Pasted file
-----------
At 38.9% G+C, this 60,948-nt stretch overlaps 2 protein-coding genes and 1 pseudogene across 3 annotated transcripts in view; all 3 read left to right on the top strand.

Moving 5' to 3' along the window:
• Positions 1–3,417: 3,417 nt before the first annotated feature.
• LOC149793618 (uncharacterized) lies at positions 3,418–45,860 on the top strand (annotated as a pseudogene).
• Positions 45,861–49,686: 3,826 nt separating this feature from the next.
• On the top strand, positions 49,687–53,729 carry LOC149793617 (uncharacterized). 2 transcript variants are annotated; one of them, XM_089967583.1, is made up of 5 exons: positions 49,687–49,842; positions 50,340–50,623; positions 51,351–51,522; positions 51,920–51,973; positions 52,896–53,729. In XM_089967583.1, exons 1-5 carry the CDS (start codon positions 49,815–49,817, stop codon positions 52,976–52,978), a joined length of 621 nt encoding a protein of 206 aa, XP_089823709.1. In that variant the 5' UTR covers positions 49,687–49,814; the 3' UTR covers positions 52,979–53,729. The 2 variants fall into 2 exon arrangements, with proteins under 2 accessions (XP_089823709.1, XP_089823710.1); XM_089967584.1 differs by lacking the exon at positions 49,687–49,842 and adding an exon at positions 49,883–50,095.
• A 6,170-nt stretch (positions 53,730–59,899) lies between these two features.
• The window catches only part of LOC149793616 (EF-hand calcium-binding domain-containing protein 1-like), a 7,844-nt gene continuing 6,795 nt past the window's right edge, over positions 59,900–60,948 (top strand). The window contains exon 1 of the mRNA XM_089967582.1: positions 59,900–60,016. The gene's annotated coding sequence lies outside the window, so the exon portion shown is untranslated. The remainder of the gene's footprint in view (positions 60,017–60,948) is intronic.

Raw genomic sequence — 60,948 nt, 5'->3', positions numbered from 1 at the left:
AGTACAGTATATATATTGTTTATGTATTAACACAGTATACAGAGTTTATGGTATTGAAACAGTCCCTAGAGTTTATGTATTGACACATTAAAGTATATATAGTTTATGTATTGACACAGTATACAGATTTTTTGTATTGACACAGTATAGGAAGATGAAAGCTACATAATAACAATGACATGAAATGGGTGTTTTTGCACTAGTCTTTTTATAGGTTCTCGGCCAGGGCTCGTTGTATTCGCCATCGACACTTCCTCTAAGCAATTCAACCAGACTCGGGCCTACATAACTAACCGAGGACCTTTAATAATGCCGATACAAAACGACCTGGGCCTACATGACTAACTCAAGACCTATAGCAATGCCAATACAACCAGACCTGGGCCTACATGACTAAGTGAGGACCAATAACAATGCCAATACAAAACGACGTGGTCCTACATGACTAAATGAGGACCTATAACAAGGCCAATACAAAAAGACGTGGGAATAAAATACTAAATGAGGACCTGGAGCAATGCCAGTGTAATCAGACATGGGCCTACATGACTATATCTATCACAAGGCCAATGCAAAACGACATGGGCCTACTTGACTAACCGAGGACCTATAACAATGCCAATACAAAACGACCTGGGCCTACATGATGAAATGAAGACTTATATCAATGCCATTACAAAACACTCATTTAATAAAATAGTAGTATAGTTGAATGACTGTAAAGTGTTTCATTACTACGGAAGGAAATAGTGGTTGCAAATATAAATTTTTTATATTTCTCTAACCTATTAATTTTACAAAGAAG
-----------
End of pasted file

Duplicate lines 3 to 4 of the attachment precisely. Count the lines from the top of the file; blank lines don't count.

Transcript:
• Positions 1–3,417: 3,417 nt before the first annotated feature.
• LOC149793618 (uncharacterized) lies at positions 3,418–45,860 on the top strand (annotated as a pseudogene).